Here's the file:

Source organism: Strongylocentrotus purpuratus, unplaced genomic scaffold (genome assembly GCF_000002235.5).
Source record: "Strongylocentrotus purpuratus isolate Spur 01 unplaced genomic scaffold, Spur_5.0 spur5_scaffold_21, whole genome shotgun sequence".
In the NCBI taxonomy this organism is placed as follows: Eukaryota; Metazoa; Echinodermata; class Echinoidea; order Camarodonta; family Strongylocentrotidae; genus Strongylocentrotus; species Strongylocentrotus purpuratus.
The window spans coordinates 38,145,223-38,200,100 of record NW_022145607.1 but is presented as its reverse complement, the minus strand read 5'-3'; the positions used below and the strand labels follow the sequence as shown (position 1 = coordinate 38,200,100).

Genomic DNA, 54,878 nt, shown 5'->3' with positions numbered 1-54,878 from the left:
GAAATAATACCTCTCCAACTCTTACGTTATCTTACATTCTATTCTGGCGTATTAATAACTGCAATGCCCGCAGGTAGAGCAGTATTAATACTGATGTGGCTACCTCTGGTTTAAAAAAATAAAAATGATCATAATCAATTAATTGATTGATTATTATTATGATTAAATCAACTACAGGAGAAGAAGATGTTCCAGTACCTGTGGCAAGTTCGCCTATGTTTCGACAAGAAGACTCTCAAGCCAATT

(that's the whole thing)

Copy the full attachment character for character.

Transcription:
Source organism: Strongylocentrotus purpuratus, unplaced genomic scaffold (genome assembly GCF_000002235.5).
Source record: "Strongylocentrotus purpuratus isolate Spur 01 unplaced genomic scaffold, Spur_5.0 spur5_scaffold_21, whole genome shotgun sequence".
In the NCBI taxonomy this organism is placed as follows: Eukaryota; Metazoa; Echinodermata; class Echinoidea; order Camarodonta; family Strongylocentrotidae; genus Strongylocentrotus; species Strongylocentrotus purpuratus.
The window spans coordinates 38,145,223-38,200,100 of record NW_022145607.1 but is presented as its reverse complement, the minus strand read 5'-3'; the positions used below and the strand labels follow the sequence as shown (position 1 = coordinate 38,200,100).

Genomic DNA, 54,878 nt, shown 5'->3' with positions numbered 1-54,878 from the left:
GAAATAATACCTCTCCAACTCTTACGTTATCTTACATTCTATTCTGGCGTATTAATAACTGCAATGCCCGCAGGTAGAGCAGTATTAATACTGATGTGGCTACCTCTGGTTTAAAAAAATAAAAATGATCATAATCAATTAATTGATTGATTATTATTATGATTAAATCAACTACAGGAGAAGAAGATGTTCCAGTACCTGTGGCAAGTTCGCCTATGTTTCGACAAGAAGACTCTCAAGCCAATT